McLaren is unhappy at the manner in which the FIA has handled the bendy wing saga, which came to light last time out in Spain, with team principal Andreas Seidl calling for swifter action.
Video footage from the Spanish Grand Prix showed the rear wing on the Red Bull RB16B flexing at high-speed. This is illegal under the technical regulations which ban ‘moveable aerodynamic devices’.
In reaction to the footage, the FIA issued a technical directive advising the teams of increased load tests on the rear wing, but these tests won’t come into force until the French GP in mid-June.
It is claimed this is to provide teams with sufficient time to redesign their rear wings if necessary, but Seidl doesn’t agree with such a delay as it gives those teams longer to continue exploiting what is clearly a breach of the regulations.
“First of all, I think when you see all the pictures from Barcelona, it’s pretty clear what is happening there,” Seidl said on the matter. “Therefore, we welcome the reaction from the FIA with the technical directive and we are happy with the basic content.
“Where we strongly disagree is the timing of the implementation, because from our point of view there is no reason, after not just one team had already the advantage of doing things, which from our view, are clearly against the regulations.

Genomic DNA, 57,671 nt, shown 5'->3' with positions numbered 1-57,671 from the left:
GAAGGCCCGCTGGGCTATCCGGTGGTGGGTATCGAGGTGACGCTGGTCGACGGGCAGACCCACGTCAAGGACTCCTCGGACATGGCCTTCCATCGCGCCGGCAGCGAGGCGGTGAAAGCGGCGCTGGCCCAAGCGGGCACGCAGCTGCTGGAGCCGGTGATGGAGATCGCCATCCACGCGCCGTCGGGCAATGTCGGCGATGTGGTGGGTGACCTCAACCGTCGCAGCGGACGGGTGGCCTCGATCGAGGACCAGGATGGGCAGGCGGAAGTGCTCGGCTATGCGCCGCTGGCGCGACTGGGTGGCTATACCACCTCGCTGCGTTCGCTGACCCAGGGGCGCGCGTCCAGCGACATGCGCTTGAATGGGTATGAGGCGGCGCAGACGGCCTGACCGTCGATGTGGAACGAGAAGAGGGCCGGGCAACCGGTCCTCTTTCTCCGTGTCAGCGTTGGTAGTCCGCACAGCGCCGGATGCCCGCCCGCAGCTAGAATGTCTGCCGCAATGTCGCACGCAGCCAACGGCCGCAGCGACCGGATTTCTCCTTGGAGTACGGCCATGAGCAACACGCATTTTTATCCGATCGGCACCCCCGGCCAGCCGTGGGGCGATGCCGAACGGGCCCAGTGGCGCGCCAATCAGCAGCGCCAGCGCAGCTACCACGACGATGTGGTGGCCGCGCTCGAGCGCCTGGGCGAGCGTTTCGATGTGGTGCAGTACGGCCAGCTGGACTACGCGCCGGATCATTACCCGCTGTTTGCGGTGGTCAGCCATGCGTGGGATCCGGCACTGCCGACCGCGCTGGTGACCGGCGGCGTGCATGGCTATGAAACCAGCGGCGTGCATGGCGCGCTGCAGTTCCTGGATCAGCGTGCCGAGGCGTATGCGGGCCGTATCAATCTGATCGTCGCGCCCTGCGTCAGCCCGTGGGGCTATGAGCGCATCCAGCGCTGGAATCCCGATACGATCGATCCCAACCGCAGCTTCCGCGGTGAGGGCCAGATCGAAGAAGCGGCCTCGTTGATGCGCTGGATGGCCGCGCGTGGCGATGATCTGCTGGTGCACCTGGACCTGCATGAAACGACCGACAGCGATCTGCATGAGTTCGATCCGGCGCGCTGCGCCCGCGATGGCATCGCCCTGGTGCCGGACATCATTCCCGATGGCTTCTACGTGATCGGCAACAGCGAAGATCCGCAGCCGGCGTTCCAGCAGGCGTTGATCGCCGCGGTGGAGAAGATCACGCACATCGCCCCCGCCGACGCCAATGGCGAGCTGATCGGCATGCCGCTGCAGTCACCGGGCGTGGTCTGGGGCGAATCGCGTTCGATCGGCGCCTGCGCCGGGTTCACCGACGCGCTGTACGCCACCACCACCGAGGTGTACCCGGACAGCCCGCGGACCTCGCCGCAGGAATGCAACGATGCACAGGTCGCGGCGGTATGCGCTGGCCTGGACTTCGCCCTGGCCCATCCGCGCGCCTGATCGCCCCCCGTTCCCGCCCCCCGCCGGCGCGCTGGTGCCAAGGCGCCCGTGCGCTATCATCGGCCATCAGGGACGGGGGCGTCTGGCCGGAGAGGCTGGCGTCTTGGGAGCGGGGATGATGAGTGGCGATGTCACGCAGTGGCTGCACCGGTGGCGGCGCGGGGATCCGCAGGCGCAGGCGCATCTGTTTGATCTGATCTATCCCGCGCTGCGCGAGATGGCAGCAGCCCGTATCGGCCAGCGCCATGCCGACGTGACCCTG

“[Those teams] had that advantage already for several races, which is something we are obviously not happy with. But now, allowing them to have a further advantage for some more races, it’s clearly something we strongly disagree with and are in conversation with the FIA [about].”
Seidl wants to see the FIA take tougher action against those teams which are knowingly breaking the rules to gain an unfair advantage.
“We simply hope that the FIA shows a very strong hand now, because from our point of view, it’s simply not acceptable. It puts teams that comply with the regulations at a big disadvantage.”
Asked if McLaren would consider protesting those teams, Seidl added: “In principle I’m not a big fan of protesting other teams and cars and so on. All I can say at the moment is that we are in dialogue with the FIA to understand what they will put in place in order to make sure that teams that have designed devices or parts that allow things that we are seeing in Barcelona, simply can’t use these devices or parts on their car from now onwards. And then we take it from there.”